Like most of the works of this famous Impressionist artist, most of the works in this series are on display in museums all around the world, including but not limited to the Metropolitan Museum of Art and Museum of Modern Art in New York City, the Tate in Lindon, and The National Museum of Western Art in Tokyo.

Poplars on the Epte by Claude Monet
Poplars on the Epte by Claude Monet / Wiki Commons

6. Bell Rock Lighthouse – J.M.W Turner

  • Date Created: 1819
  • Dimensions: 30.6 x 45.5 centimeters (12 x 17.9 inches)

Bell Rock Lighthouse is as the name of the painting suggest a work depicting the Bell Rock Lighthouse, one of the greatest engineering achievements of the early 19th century. It’s located off the coast of Angus in Scotland and stands in the North Sea.

It was designed by renowned Scottish engineer Robert Stevenson and was built between 1807 and 1811. What’s remarkable about this painting is that Turner never actually visited the lighthouse and based his work, which was commissioned by Stevenson himself, on drawings of other artists.

Bell Rock Lighthouse by J.M.W Turner
Bell Rock Lighthouse by J.M.W Turner / Wiki Commons

7. The Honourable Mrs Graham – Thomas Gainsborough

  • Date Created: 1777
  • Dimensions: 237 × 154 centimeters (93 × 61 inches)

The Honourable Mrs Graham is considered to be one of the most famous full-length portrait paintings at the Scottish National Gallery and has a sad backstory. It was painted by Thomas Gainsborough (1727-1788) and depicted the woman is Mary Cathcart who was born on March 1, 1757.

She married Thomas Graham, the future Lord Lynedoch in 1776 but fell ill with Tuberculosis in the early 1790s. She died in southern France at the young age of 35 and her husband never looked at this painting again out of grief (he lived another 50 years). The portrait was produced shortly after their marriage.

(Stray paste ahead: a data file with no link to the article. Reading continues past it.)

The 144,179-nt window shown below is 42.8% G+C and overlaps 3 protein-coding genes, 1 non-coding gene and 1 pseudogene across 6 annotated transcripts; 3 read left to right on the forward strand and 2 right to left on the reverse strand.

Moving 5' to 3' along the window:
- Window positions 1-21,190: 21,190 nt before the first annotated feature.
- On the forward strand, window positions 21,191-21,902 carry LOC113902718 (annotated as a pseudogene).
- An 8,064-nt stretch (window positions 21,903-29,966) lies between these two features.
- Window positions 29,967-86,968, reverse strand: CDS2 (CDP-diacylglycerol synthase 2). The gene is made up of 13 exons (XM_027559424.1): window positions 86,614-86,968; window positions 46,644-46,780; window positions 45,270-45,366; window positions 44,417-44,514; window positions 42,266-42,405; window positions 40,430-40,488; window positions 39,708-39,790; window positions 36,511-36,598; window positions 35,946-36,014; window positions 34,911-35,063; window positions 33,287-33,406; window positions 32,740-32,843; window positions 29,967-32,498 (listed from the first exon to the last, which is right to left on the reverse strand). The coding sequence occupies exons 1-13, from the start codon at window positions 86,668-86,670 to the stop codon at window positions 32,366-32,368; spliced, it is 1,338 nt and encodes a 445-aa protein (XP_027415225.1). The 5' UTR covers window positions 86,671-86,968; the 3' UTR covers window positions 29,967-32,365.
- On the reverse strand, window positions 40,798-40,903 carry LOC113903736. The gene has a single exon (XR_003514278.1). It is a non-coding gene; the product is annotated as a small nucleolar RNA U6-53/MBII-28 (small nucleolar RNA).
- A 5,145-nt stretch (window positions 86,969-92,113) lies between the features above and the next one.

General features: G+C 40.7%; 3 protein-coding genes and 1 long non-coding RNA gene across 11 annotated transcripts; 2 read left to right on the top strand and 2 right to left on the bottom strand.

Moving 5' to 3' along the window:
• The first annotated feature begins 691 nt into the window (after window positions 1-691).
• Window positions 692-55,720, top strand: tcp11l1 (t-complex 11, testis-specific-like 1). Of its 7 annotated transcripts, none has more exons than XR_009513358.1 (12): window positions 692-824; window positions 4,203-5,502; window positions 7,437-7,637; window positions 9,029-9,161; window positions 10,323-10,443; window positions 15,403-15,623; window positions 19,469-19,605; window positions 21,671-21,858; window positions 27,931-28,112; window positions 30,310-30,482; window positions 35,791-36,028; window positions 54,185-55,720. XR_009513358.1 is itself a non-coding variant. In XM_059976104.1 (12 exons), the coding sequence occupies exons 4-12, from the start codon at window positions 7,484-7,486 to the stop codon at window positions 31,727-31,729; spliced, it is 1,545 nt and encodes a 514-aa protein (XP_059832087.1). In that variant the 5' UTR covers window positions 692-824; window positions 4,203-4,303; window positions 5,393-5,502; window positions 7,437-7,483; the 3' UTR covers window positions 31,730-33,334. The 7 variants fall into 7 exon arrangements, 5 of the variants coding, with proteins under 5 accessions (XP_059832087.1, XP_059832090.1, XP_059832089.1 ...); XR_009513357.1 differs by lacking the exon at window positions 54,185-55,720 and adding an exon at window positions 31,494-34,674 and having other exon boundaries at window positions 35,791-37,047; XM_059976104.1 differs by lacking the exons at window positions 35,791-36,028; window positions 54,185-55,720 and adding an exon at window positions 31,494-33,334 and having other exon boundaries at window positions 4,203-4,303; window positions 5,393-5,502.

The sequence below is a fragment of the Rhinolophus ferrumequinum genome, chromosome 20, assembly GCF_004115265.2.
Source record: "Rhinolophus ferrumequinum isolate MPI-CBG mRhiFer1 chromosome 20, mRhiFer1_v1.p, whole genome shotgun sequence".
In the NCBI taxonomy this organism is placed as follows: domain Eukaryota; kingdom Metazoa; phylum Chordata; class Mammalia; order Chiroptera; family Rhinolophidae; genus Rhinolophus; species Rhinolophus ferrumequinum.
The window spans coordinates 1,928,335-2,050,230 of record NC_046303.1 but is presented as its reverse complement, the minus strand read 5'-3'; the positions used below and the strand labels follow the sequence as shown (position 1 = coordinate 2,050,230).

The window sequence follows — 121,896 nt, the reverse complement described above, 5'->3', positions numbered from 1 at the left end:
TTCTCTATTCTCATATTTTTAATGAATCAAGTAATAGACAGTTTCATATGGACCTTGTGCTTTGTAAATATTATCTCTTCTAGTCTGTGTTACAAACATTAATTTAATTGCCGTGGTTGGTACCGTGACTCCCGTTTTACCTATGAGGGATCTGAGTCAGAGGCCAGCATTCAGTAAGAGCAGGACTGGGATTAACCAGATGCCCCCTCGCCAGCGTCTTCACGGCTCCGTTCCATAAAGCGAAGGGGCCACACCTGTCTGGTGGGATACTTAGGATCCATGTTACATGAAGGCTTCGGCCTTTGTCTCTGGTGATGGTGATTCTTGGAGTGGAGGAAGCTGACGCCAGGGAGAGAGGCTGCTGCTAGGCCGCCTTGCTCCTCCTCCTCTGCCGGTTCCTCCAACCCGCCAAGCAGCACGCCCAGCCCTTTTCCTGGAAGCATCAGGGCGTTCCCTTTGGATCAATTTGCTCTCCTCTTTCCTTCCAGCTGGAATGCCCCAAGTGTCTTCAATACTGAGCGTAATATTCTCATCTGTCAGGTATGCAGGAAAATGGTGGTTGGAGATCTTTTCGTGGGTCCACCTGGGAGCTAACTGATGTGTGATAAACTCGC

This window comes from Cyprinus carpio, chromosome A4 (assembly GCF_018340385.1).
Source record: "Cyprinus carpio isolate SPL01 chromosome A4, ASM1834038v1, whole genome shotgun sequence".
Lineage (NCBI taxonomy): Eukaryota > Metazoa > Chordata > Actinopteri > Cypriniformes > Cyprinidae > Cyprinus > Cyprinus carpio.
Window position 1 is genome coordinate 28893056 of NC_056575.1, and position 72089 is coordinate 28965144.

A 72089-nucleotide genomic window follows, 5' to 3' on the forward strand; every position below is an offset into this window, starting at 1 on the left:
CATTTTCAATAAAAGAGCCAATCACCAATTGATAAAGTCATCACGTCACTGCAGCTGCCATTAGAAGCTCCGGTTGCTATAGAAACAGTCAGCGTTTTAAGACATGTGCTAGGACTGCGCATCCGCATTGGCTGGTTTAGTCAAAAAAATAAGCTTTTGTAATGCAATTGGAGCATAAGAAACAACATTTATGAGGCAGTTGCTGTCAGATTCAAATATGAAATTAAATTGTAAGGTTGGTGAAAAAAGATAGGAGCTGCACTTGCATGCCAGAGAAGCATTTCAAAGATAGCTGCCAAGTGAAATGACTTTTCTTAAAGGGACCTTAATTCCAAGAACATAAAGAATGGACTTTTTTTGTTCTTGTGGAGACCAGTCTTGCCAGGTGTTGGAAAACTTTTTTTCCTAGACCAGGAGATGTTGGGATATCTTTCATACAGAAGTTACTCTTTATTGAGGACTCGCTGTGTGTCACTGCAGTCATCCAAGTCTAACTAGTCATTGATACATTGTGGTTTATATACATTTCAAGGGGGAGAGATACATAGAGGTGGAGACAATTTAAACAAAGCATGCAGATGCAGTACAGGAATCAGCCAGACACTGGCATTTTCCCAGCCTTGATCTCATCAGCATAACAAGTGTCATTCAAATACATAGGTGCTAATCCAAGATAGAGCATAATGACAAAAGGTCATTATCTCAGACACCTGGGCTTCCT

The honourable Mrs Graham
The Honourable Mrs Graham by Thomas Gainsborough / Wiki Commons

8. Orchard in Blossom – Vincent van Gogh

  • Date Created: 1888
  • Dimensions: 54.6 x 65.3 centimeters (21.5 x 25.7 inches)

Orchard in Blossom is one of the multiple paintings of Vincent van Gogh produced shortly after he moved from Paris to Arles in the year 1888. He created about 14 paintings of this subject during the 2 weeks that the trees were blossoming.

The blossoming trees were a symbol of rebirth to the artist following his troublesome period in Paris. Although most of these paintings can be found at the Van Gogh Musem in Amsterdam, one that van Gogh painted in April of the year 1888 found its way to the Scottish National Gallery as well.

Orchard in Blossom by Vincent van Gogh
Orchard in Blossom by Vincent van Gogh / Wiki Commons

9. Vision After the Sermon – Paul Gauguin

  • Date Created: 1888
  • Dimensions: 72.2 × 91 centiemters (28.4 × 35.8 inches)

Vision After the Sermon is also referred to as “Jacob Wrestling with the Angel” and is an artwork painted by French Post-Impressionist artist Paul Gauguin (1848-1903). It depicts a scene derived from the Bible in which Jacob wrestles an angel.

We can see this event taking place but the artist painted it in such a way that we imagine the women having a vision of this Biblical story after a sermon in church. It was painted in Pont-Aven, a small ton in the Brittany region of France. This was shortly before he visited Vincent van Gogh in Arles, a meeting with devastating consequences for the Dutch painter.

Vision After the Sermon by Paul Gauguin
Vision After the Sermon by Paul Gauguin / Wiki Commons

10. La Luzerne, Saint-Denis – Georges Seurat

  • Date Created: 1884-1885
  • Dimensions: 65.3 x 81.3 centimeters (25.7 x 32 inches)

La Luzerne, Saint-Denis is a remarkable painting by Georges Seurat for multiple reasons. It’s one of the paintings that the Post-Impressionist artist used to develop his technique now referred to as “pointillism.” Seurat used small dots to interconnect patterns that form an image.

The painting depicts a field that was once located between the French capital of Paris and the northern suburb of Saint-Denis. This area is now fully developed and part of the Paris metropolitan area. The painting was once owned by English artist and art critic Roger Fry, a man who introduced French Impressionist and Post-Impressionist paintings to British art enthusiasts.

La Luzerne Saint-Denis by Georges Seurat
La Luzerne, Saint-Denis by Georges Seurat / Wiki Commons